In determining a defendant’s eligibility for Proposition 36 resentencing, the trial court may consider the record of conviction and make factual findings, even if those findings were not made by the trier of fact. Newman was convicted of assault by means likely to inflict great bodily injury (GBI) (Pen. Code, former § 245, subd. (a)(1)) and five strike priors were found true. He received a life Three Strikes sentence. After the passage of Proposition 36 (Three Strikes Reform Act), he petitioned for resentencing (Pen. Code, § 1170.126). The trial court found him ineligible for resentencing because, during the commitment offense, he intended to inflict great bodily injury. He appealed, claiming the jury had not made such a finding and had found a GBI enhancement not true (Pen. Code, § 12022.7). Held: Affirmed. Under Proposition 36, a defendant is ineligible for resentencing if during the commission of the nonviolent/nonserious offense he used a firearm, was armed with a gun or deadly weapon, or intended to inflict GBI on another (Pen. Code, §§ 667, subd. (e)(2)(C)(iii), 1170.12, subd. (c)(2)(C)(iii)). The Proposition 36 court determines whether there are any disqualifying factors without regard to any factual findings made by the trier of fact. Proposition 36 does not require that disqualifying factors be pled and proved, but provides that the trial court determines a defendant’s eligibility for resentencing (Pen. Code, § 1170.126, subd. (f)). A defendant is not entitled to a jury determination of disqualifying factors because they do not increase punishment beyond the statutory maximum for the commitment offense. The Proposition 36 court is authorized to make such findings based on the record of conviction.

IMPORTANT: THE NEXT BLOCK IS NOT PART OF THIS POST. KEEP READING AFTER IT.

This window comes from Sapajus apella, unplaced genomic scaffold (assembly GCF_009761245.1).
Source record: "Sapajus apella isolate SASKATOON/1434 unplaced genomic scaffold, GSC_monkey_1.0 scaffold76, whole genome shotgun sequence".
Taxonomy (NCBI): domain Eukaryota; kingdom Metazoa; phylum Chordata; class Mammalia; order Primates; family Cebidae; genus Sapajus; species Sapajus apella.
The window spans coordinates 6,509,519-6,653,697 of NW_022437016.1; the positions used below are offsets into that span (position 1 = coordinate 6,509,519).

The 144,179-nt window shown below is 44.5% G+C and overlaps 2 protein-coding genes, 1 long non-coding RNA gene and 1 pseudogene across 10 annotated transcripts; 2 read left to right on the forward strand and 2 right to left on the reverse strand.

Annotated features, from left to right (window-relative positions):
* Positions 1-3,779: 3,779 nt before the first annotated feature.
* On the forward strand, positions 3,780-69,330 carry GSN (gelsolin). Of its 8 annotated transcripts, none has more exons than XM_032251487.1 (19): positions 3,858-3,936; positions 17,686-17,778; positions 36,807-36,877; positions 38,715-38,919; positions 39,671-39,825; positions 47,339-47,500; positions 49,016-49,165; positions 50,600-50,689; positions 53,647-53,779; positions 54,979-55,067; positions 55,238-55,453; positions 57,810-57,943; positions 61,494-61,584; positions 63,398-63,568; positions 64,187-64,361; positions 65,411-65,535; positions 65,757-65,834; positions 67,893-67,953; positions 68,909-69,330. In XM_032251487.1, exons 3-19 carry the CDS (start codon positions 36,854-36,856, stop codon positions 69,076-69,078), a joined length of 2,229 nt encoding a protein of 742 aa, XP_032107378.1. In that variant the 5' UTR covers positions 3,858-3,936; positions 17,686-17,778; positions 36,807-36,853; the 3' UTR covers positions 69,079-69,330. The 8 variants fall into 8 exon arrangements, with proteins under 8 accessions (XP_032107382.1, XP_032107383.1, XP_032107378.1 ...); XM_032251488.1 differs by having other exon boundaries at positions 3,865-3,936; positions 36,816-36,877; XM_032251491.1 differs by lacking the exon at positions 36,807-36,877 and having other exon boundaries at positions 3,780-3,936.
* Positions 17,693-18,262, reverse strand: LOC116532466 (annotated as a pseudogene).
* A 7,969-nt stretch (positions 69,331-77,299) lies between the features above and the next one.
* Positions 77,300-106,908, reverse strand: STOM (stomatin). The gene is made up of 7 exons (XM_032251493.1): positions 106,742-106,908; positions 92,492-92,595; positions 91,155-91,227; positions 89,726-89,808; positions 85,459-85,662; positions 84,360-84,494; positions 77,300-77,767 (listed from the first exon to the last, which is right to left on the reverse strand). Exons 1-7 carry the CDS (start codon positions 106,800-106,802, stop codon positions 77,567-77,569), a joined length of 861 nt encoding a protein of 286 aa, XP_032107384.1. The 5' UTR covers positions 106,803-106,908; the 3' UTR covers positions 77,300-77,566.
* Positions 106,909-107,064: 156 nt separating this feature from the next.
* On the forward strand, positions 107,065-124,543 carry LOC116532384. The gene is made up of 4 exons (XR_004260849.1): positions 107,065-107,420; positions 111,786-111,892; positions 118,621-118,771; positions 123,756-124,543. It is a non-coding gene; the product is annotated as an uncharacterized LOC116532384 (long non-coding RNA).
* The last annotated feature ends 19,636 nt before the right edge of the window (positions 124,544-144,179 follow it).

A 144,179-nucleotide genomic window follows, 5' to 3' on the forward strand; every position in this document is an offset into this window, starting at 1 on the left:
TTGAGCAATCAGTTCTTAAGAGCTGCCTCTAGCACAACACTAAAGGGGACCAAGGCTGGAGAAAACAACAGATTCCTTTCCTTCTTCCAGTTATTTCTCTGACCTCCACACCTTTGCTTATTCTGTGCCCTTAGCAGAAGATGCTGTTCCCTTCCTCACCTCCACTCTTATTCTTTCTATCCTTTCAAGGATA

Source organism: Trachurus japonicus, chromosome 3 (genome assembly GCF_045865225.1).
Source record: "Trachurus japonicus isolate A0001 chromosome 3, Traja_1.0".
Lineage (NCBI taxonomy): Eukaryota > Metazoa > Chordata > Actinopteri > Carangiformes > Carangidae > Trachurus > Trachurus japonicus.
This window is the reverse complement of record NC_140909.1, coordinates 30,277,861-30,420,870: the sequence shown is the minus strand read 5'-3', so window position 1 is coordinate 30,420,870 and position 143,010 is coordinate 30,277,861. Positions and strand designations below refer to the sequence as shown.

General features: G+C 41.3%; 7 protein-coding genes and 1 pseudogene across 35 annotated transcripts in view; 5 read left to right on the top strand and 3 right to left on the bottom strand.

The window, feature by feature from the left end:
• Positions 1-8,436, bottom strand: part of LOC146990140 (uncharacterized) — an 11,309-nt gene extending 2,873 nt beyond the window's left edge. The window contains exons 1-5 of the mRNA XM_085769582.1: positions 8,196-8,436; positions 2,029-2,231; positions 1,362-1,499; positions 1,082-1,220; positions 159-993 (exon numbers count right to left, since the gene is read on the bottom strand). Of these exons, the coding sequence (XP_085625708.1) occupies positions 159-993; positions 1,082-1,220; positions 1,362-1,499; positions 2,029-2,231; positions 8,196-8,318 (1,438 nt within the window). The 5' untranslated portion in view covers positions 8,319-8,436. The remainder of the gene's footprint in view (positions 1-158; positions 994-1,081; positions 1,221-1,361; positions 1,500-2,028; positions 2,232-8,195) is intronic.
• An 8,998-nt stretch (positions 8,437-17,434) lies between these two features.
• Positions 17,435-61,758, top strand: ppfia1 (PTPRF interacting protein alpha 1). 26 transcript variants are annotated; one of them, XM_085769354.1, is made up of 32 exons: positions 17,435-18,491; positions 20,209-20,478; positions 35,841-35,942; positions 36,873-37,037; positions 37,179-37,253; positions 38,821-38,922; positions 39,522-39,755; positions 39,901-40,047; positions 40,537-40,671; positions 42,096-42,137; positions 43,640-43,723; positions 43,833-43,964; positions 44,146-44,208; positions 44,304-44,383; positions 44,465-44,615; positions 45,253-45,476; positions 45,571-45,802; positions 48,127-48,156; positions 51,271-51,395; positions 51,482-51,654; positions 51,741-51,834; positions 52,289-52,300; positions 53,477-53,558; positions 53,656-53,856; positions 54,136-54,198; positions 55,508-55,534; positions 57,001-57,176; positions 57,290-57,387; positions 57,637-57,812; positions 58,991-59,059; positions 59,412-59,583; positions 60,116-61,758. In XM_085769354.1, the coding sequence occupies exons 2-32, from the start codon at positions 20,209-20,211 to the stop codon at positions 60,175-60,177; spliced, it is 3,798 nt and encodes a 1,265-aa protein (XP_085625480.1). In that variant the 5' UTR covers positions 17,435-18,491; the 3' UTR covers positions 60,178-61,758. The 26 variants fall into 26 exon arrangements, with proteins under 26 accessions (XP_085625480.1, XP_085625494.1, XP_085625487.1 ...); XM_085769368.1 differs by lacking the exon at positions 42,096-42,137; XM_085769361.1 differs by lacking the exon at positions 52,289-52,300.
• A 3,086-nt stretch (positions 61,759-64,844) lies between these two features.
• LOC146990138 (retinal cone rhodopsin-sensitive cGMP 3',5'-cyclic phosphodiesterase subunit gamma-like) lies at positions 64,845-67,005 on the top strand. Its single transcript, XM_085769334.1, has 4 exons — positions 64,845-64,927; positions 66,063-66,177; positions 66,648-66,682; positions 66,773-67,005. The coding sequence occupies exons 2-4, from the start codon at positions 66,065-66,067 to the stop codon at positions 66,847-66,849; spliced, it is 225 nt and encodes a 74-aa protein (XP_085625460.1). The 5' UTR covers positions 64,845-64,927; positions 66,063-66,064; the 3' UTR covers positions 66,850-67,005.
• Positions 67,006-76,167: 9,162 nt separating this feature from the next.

The standard of proof for Proposition 36 eligibility findings is preponderance of the evidence. There are generally three standards of proof: preponderance of the evidence, clear and convincing evidence, and proof beyond a reasonable doubt. Because Proposition 36 does not set forth the standard of proof applicable to sentencing eligibility findings, as a statutory matter, preponderance of the evidence is the appropriate standard (Evid. Code, § 115 [except as otherwise provided by law, burden of proof is preponderance of the evidence]). As a constitutional matter, the standard of proof is also preponderance of the evidence. The beyond a reasonable doubt standard implicates issues regarding guilt or innocence of a charged crime, not sentencing. The court disagreed with a contrary holding in People v. Arevalo (2016) 244 Cal.App.4th 836.
The full opinion is available on the court’s website here: http://www.courts.ca.gov/opinions/documents/B266704.PDF